“We define sustaining capital expenditures as capital expenditures which do not increase the capacity of an asset.” - KMP 10-K, page 73.
That is purposefully cryptic. How is KMP defining “the capacity of an asset?” It clearly has nothing to do with the top line, i.e. volume growth.
KM CO2 is really two businesses – a EOR (enhanced oil recovery) E&P; and CO2 production, transportation, and marketing. The E&P assets generate the majority of the segment's EBITDA.
In 2012 Kinder Morgan was the 5th largest oil producer (gross) in the state of Texas. It’s three oil fields are CO2 floods in the Permian Basin – SACROC, Yates, and Katz/Eastern Shelf. Net to KMP in 2012, production was 39,107 boe/d (90% oil). As of YE12, KMP had 89 MMboe of proved reserves, of which 57 MMboe (64%) were proved developed. The YE12 PV-10 of the E&P assets was $2.7B.
Production and proved developed reserves have been flat-to-down in recent years, with SACROC production flat, Yates in decline, and Katz – where production has disappointed – growing off of a low base to offset some of the aggregate decline. The 2010 – 2012 E&P production CAGR was -3%, and KMP only replaced 92% and 91% of proved developed reserves in 2011 and 2012, respectively. There is no material growth in the E&P segment. KMP has incurred $1,009MM in E&P development costs over the last 3 years, and nearly all of it was considered expansion capital, despite production and reserves declining. Sorry, but, THIS MAKES NO SENSE.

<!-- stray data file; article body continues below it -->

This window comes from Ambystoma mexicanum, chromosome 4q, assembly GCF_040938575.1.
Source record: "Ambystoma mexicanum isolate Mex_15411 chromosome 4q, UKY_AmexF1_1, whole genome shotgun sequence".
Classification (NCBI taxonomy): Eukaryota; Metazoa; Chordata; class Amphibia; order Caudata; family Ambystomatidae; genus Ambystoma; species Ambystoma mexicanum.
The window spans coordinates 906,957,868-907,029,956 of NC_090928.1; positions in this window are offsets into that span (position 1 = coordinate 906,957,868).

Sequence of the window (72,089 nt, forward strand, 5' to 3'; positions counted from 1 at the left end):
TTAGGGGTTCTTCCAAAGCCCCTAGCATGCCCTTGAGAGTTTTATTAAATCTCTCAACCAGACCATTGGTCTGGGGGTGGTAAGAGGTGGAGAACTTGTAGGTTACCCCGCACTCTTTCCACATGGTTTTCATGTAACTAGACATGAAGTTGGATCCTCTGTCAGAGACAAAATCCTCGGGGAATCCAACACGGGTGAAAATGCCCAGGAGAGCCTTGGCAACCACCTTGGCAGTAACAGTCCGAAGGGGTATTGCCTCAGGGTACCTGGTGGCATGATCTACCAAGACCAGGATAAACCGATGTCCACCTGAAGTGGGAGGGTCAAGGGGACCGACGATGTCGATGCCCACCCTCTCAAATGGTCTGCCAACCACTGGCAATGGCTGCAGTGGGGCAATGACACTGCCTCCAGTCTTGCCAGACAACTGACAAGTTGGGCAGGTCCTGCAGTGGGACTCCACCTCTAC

Growth in production from KMP’s natural gas plants (from 4,117 boe/d in 2009 to 5,717 boe/d in 2012, a 12% CAGR) has offset some off the E&P decline, but total oil, NGLs and natural gas production still declined at a -2% CAGR over the last three years. And KMP’s CO2 production has remained flat around 1.2 – 1.3 Bcf/d.